August 2, 2008

Congress Sends Bill Banning Lead in Toys

By The Associated Press

WASHINGTON (AP) - The Senate on Thursday passed and sent to the White House legislation that bans lead from children's toys and seeks to ensure that chemicals posing possible health problems will not end up on toys and articles that kids chew on and play with.

The Senate, stymied by partisan differences over the energy crisis, put aside those differences momentarily to vote 89-3 for the Consumer Product Safety Improvement Act. The House passed the bill Wednesday by 424-1, a reflection of the national outcry over a rash of recalls last year of toys and children's products contaminated by lead and other dangerous elements.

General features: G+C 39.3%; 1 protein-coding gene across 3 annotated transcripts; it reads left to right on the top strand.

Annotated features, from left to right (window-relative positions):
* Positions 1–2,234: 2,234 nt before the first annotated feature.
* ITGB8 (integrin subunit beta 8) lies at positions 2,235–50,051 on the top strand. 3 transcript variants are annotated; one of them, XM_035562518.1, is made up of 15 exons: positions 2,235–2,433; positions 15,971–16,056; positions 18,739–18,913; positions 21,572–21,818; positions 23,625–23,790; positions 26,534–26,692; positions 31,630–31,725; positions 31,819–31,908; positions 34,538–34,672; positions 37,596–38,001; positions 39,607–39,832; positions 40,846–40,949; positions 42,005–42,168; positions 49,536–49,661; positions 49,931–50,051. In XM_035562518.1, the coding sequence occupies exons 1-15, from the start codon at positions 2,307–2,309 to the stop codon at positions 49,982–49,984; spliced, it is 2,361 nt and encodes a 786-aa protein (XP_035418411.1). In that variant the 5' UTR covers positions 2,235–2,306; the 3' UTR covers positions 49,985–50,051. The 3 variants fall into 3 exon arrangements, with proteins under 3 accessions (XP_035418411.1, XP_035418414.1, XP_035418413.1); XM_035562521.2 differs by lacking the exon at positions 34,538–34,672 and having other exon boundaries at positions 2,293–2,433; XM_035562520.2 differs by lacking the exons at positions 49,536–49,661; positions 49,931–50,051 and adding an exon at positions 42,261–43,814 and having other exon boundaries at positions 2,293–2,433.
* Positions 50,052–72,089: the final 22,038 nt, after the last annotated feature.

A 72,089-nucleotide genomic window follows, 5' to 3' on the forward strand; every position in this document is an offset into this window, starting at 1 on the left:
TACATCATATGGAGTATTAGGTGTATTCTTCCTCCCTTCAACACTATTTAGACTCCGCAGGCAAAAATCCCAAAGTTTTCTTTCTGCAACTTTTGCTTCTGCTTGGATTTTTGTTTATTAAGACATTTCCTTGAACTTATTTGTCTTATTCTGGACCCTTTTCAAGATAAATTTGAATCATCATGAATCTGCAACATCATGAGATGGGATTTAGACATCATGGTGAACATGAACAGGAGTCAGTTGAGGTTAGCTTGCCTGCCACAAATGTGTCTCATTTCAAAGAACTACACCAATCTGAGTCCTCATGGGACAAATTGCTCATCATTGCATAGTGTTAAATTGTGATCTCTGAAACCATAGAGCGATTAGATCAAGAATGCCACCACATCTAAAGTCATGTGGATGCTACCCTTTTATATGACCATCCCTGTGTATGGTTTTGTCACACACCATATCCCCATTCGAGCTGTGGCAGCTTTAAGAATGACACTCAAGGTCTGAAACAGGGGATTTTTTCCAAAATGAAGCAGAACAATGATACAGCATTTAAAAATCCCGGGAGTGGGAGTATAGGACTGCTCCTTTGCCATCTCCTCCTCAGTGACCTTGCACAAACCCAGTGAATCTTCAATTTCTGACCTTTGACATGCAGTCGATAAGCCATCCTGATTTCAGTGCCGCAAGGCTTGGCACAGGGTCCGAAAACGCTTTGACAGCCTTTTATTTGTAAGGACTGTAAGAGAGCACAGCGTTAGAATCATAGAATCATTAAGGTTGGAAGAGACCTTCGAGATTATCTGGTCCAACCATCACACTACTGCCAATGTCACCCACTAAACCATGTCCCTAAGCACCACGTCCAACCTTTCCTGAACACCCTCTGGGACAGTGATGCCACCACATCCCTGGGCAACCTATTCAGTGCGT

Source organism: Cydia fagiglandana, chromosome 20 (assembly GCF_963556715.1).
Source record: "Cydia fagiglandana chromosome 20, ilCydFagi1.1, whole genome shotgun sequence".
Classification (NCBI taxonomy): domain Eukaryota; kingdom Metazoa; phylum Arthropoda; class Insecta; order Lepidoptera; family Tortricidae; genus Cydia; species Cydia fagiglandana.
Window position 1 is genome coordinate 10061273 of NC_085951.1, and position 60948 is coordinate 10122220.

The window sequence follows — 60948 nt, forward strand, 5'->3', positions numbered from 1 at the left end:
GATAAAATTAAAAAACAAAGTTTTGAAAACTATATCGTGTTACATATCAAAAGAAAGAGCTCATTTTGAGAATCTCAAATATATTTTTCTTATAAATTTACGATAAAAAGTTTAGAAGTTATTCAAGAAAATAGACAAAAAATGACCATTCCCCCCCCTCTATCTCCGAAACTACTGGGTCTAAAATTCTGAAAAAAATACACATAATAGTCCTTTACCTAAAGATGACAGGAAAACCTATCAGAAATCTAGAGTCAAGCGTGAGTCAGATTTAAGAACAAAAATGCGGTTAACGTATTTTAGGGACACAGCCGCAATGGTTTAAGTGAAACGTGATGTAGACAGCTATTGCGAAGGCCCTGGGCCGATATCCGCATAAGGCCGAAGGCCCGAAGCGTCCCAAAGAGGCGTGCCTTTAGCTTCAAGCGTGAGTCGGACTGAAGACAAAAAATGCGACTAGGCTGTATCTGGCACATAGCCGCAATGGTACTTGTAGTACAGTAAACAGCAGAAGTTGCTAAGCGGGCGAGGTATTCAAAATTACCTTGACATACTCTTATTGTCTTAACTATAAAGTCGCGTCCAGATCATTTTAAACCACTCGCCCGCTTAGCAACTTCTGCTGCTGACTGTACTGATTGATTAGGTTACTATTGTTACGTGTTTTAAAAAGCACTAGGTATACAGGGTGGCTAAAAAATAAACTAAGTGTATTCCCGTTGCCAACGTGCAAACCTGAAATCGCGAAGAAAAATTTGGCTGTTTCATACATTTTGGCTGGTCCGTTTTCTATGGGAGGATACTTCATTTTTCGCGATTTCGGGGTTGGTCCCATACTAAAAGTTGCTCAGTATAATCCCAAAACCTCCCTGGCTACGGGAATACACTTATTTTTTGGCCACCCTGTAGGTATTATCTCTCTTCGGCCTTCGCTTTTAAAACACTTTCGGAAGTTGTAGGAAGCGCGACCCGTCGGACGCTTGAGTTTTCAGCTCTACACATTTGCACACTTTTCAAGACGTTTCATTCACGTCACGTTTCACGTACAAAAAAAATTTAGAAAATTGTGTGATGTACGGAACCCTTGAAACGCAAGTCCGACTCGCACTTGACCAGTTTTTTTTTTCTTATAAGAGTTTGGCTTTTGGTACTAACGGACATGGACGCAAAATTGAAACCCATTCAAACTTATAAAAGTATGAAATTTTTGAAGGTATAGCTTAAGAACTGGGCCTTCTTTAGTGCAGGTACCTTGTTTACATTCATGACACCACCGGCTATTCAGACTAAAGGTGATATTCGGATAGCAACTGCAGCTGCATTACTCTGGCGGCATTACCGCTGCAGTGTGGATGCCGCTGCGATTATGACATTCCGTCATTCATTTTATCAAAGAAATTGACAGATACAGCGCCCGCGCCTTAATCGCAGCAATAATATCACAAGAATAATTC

"We are going to make a big, big difference in the American marketplace," said Sen. Mark Pryor, D-Ark., a sponsor of the bill.

The administration has objected to parts of the bill, but White House spokeswoman Dana Perino said Thursday that President Bush would sign it. "We are ensuring that the products that come into America are safe for consumers and that the regulating agencies have what they need to do their job," she said.

The bill would impose the toughest lead standards in the world, banning lead beyond minute levels in products for children 12 or younger. Lead paint was a major factor in the recall of 45 million toys and children's items last year, including Cookie Monster toys and Tommy the Tank Engines. Many came from China.

It also bans, either permanently or pending further study, children's goods containing six types of a chemical called phthalates that are widely used to make plastic products softer and more flexible. The chemical industry insisted that phthalates have been used for decades and there is no evidence they pose health risks to humans.

But consumer advocacy groups pointed out that the European Union has banned the six phthalates and that tests on rats have revealed possible reproductive problems and cancer.

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